Going for Our Dreams

Updated: Oct 23, 2019

July 24th was officially the last day at my job. Kayden’s last day at work will be August 9th. We decided to rent out our house, travel and focus on starting a business. While we have only lived in the house for 10 months, we knew within a couple months of owning our home that “normal” wasn’t for us. Boredom set in. Frustration and anxiety with the 9-5’s kept us from enjoying our many hobbies and spending time with friends and family.

It’s crazy to think that prior to owning our home we had been living in a trailer for two years- on purpose. We were camp hosts at Deer Creek State Park. During the summer, we stayed busy volunteering (mowing, making reservations, cleaning, etc.) and in return we had a free place to camp with our trailer. During the winter, campers were sparse, so volunteering consisted of property watching and plowing snow. Most of the time we had the entire state park to ourselves. Every day we could walk alongside the serene lake. It was the perfect place to embrace our passion for photography. We saw wildlife constantly; including moose, badgers, geese, elk, birds and foxes. We always had a good story to tell. Our dogs were a lot happier having so much space to run and play. In addition to volunteering, we did have full time jobs at Sundance Mountain Resort. Having “real” jobs close to the state park and avoiding high costs of rent allowed us to save a lot of money.

Well, we ended up leaving the camp for numerous reasons. One of the reasons was because I decided that I wanted to go back to school. Earning a Bachelor’s in Business Management was extremely important to me. Living at the camp ground allowed us to save up enough money that I could pay for the entire program in cash. Working, volunteering and going to school full time just became too much for us to handle. It especially didn’t help that the State decided to increase “required” hours of volunteering in order to stay for free. We had to make some big decisions. At the time, one of the reasons for staying at the camp was to save up enough money to buy house. After we left the camp, we spent the summer months living with family and figured it might as well be the right time to buy house. In October, we moved into our first home. By December, we missed the trailer life.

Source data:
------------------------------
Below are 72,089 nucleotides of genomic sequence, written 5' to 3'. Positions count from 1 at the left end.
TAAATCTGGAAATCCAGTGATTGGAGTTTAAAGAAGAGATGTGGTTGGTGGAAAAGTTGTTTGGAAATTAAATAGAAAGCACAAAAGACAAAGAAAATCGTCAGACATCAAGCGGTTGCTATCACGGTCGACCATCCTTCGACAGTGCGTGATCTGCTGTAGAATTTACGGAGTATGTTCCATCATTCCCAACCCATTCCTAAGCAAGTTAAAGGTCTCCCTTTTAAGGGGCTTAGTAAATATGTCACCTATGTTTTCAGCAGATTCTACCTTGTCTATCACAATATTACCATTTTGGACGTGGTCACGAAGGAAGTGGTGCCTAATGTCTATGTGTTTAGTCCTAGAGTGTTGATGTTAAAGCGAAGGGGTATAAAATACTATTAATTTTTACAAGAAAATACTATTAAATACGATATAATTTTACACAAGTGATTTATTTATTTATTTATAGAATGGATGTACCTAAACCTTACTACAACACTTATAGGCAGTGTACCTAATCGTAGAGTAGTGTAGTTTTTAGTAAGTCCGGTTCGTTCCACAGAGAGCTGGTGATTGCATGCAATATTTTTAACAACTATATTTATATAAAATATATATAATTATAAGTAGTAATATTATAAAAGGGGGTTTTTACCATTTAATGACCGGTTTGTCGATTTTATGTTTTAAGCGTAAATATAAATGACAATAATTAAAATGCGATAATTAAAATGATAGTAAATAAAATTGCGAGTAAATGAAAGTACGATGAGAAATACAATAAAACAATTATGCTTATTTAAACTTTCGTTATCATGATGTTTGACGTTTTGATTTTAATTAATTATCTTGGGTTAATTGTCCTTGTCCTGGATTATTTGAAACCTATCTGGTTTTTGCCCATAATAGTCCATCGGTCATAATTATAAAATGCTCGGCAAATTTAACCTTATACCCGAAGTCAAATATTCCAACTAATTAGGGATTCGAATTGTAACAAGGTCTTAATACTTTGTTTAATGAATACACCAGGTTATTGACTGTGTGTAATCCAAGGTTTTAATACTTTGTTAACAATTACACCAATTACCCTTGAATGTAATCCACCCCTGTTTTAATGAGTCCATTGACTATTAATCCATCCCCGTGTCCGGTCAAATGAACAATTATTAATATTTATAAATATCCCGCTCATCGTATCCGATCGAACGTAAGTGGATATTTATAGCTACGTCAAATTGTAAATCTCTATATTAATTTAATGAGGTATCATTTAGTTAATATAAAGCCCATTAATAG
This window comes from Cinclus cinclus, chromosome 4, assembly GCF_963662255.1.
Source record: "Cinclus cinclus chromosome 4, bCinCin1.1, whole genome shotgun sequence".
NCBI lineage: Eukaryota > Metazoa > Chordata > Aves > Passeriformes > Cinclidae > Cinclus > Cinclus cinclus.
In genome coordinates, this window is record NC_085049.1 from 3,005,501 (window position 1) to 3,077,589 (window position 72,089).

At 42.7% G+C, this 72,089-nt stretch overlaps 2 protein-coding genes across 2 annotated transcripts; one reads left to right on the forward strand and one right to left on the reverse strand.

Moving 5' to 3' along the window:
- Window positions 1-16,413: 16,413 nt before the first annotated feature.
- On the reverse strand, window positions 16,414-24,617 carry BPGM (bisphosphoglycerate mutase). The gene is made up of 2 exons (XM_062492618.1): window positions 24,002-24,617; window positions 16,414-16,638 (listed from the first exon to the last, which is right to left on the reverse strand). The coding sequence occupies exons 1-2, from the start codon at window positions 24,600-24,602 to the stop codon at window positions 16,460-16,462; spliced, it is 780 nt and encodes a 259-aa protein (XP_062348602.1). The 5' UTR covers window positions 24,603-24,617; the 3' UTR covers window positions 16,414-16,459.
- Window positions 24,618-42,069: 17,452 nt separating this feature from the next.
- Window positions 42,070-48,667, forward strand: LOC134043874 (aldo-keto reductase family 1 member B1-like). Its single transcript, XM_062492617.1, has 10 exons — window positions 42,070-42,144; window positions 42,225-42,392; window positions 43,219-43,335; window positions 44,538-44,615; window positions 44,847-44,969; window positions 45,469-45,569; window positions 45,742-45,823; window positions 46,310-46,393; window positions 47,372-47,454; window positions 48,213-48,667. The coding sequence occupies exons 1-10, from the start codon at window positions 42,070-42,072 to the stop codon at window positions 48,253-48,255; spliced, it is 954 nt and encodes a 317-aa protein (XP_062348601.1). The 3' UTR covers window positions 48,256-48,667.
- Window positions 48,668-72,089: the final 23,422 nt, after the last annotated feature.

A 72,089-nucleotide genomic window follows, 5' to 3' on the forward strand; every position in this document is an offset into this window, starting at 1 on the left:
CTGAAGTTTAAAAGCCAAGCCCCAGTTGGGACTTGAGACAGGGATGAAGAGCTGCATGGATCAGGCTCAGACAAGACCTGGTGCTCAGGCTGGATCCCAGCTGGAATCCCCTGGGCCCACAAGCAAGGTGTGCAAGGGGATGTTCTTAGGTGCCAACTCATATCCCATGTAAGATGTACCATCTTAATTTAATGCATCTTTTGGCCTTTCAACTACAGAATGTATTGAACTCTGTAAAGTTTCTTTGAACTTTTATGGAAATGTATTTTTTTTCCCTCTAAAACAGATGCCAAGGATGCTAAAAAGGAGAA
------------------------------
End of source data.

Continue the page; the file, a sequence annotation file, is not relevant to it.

A lot of time was spent trying to figure out what we really wanted to do in life. To us, it seemed ridiculous to work all day long at jobs we hated to pay for a house we hated. We talked about sending Kayden back to school or sending me back to school again. We were saying things like “The harder we work now, the happier we will be later” and “the more money we can make the better things will get.” Eventually we realized that our personalities were never going to allow us to be okay with traditional 9-5’s. We were depressed. Having a lot of money wasn’t really important to us. Our souls flourish when we have the freedom be to creative. We also realized that being miserable now in order to be happy later was also foolish. Because later never really comes. We are all allowed to be happy now.

I remember hearing someone say something to the effect of “You have to be willing to step away from something in order to step into a life that is actually worth living.” That definitely struck a nerve in me. I always remember that quote when I need a little bravery. I do have a fear of judgement. I often wonder what people really think of us. None of that matters though. I like to believe that when we are living to our truest selves, the more likely we will be able to make a positive difference in the world.

So here we are. Getting ready to rent our house, travel and create a business. It definitely feels like we are jumping off a cliff and hoping we survive. Creating a business was why I went to Business school in the first place. Getting distracted and caught up things was far too easy. Perhaps in a few years we will sell our house and maybe we will have a nice little pile equity and then all of this circling around wouldn’t have been for nothing. I would never call this an opportunity per se. It really does feel like we are jumping off a cliff. We only live once- and “safe” jobs are just as risky. So, we may as well jump.


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